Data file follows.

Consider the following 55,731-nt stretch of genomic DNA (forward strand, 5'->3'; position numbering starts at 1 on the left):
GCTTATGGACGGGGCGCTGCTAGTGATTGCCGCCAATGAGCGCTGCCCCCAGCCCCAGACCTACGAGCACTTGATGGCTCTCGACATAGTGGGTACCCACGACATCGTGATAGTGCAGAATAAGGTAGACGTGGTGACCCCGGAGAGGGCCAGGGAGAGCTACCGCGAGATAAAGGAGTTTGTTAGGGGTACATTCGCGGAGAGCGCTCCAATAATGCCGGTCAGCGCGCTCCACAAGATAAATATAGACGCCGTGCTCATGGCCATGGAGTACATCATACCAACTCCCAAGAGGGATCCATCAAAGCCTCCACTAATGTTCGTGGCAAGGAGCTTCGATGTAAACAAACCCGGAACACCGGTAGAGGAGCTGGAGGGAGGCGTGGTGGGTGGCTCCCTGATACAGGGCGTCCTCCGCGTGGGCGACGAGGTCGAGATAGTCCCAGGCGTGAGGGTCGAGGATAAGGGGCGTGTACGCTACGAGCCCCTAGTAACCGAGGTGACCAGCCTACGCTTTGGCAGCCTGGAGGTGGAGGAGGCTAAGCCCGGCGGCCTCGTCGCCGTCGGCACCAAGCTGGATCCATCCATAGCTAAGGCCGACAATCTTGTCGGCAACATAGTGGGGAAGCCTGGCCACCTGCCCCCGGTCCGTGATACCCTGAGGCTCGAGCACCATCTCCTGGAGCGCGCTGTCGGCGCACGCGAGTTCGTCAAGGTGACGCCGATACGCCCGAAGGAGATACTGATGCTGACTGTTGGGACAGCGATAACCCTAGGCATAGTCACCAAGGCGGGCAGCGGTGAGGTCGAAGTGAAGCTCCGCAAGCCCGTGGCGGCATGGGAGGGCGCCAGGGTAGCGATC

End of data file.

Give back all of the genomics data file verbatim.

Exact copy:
Consider the following 55,731-nt stretch of genomic DNA (forward strand, 5'->3'; position numbering starts at 1 on the left):
GCTTATGGACGGGGCGCTGCTAGTGATTGCCGCCAATGAGCGCTGCCCCCAGCCCCAGACCTACGAGCACTTGATGGCTCTCGACATAGTGGGTACCCACGACATCGTGATAGTGCAGAATAAGGTAGACGTGGTGACCCCGGAGAGGGCCAGGGAGAGCTACCGCGAGATAAAGGAGTTTGTTAGGGGTACATTCGCGGAGAGCGCTCCAATAATGCCGGTCAGCGCGCTCCACAAGATAAATATAGACGCCGTGCTCATGGCCATGGAGTACATCATACCAACTCCCAAGAGGGATCCATCAAAGCCTCCACTAATGTTCGTGGCAAGGAGCTTCGATGTAAACAAACCCGGAACACCGGTAGAGGAGCTGGAGGGAGGCGTGGTGGGTGGCTCCCTGATACAGGGCGTCCTCCGCGTGGGCGACGAGGTCGAGATAGTCCCAGGCGTGAGGGTCGAGGATAAGGGGCGTGTACGCTACGAGCCCCTAGTAACCGAGGTGACCAGCCTACGCTTTGGCAGCCTGGAGGTGGAGGAGGCTAAGCCCGGCGGCCTCGTCGCCGTCGGCACCAAGCTGGATCCATCCATAGCTAAGGCCGACAATCTTGTCGGCAACATAGTGGGGAAGCCTGGCCACCTGCCCCCGGTCCGTGATACCCTGAGGCTCGAGCACCATCTCCTGGAGCGCGCTGTCGGCGCACGCGAGTTCGTCAAGGTGACGCCGATACGCCCGAAGGAGATACTGATGCTGACTGTTGGGACAGCGATAACCCTAGGCATAGTCACCAAGGCGGGCAGCGGTGAGGTCGAAGTGAAGCTCCGCAAGCCCGTGGCGGCATGGGAGGGCGCCAGGGTAGCGATC